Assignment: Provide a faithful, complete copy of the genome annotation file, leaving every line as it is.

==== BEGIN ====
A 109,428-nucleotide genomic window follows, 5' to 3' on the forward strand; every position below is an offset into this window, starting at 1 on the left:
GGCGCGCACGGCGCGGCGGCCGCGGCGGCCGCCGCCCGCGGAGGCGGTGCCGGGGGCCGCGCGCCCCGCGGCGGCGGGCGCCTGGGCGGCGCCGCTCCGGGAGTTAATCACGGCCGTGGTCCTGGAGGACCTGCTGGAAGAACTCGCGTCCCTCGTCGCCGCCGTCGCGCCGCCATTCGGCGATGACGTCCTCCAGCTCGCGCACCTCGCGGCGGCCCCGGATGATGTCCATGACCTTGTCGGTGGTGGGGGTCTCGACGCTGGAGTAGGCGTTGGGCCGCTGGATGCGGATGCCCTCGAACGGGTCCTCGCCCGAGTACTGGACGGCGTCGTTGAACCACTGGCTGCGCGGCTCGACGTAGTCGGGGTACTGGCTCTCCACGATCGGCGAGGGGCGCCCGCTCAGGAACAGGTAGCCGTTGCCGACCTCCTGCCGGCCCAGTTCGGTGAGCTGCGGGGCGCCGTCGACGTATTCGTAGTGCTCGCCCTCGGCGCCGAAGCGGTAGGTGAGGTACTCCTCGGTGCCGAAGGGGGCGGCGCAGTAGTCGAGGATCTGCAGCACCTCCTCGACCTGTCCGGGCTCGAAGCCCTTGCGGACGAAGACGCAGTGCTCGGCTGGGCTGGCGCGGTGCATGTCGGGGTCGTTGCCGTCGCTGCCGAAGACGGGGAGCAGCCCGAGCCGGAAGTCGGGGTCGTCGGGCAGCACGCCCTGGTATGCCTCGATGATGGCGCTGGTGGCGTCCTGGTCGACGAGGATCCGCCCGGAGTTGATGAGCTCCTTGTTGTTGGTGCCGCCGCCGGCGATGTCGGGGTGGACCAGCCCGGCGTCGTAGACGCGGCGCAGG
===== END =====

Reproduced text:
A 109,428-nucleotide genomic window follows, 5' to 3' on the forward strand; every position below is an offset into this window, starting at 1 on the left:
GGCGCGCACGGCGCGGCGGCCGCGGCGGCCGCCGCCCGCGGAGGCGGTGCCGGGGGCCGCGCGCCCCGCGGCGGCGGGCGCCTGGGCGGCGCCGCTCCGGGAGTTAATCACGGCCGTGGTCCTGGAGGACCTGCTGGAAGAACTCGCGTCCCTCGTCGCCGCCGTCGCGCCGCCATTCGGCGATGACGTCCTCCAGCTCGCGCACCTCGCGGCGGCCCCGGATGATGTCCATGACCTTGTCGGTGGTGGGGGTCTCGACGCTGGAGTAGGCGTTGGGCCGCTGGATGCGGATGCCCTCGAACGGGTCCTCGCCCGAGTACTGGACGGCGTCGTTGAACCACTGGCTGCGCGGCTCGACGTAGTCGGGGTACTGGCTCTCCACGATCGGCGAGGGGCGCCCGCTCAGGAACAGGTAGCCGTTGCCGACCTCCTGCCGGCCCAGTTCGGTGAGCTGCGGGGCGCCGTCGACGTATTCGTAGTGCTCGCCCTCGGCGCCGAAGCGGTAGGTGAGGTACTCCTCGGTGCCGAAGGGGGCGGCGCAGTAGTCGAGGATCTGCAGCACCTCCTCGACCTGTCCGGGCTCGAAGCCCTTGCGGACGAAGACGCAGTGCTCGGCTGGGCTGGCGCGGTGCATGTCGGGGTCGTTGCCGTCGCTGCCGAAGACGGGGAGCAGCCCGAGCCGGAAGTCGGGGTCGTCGGGCAGCACGCCCTGGTATGCCTCGATGATGGCGCTGGTGGCGTCCTGGTCGACGAGGATCCGCCCGGAGTTGATGAGCTCCTTGTTGTTGGTGCCGCCGCCGGCGATGTCGGGGTGGACCAGCCCGGCGTCGTAGACGCGGCGCAGG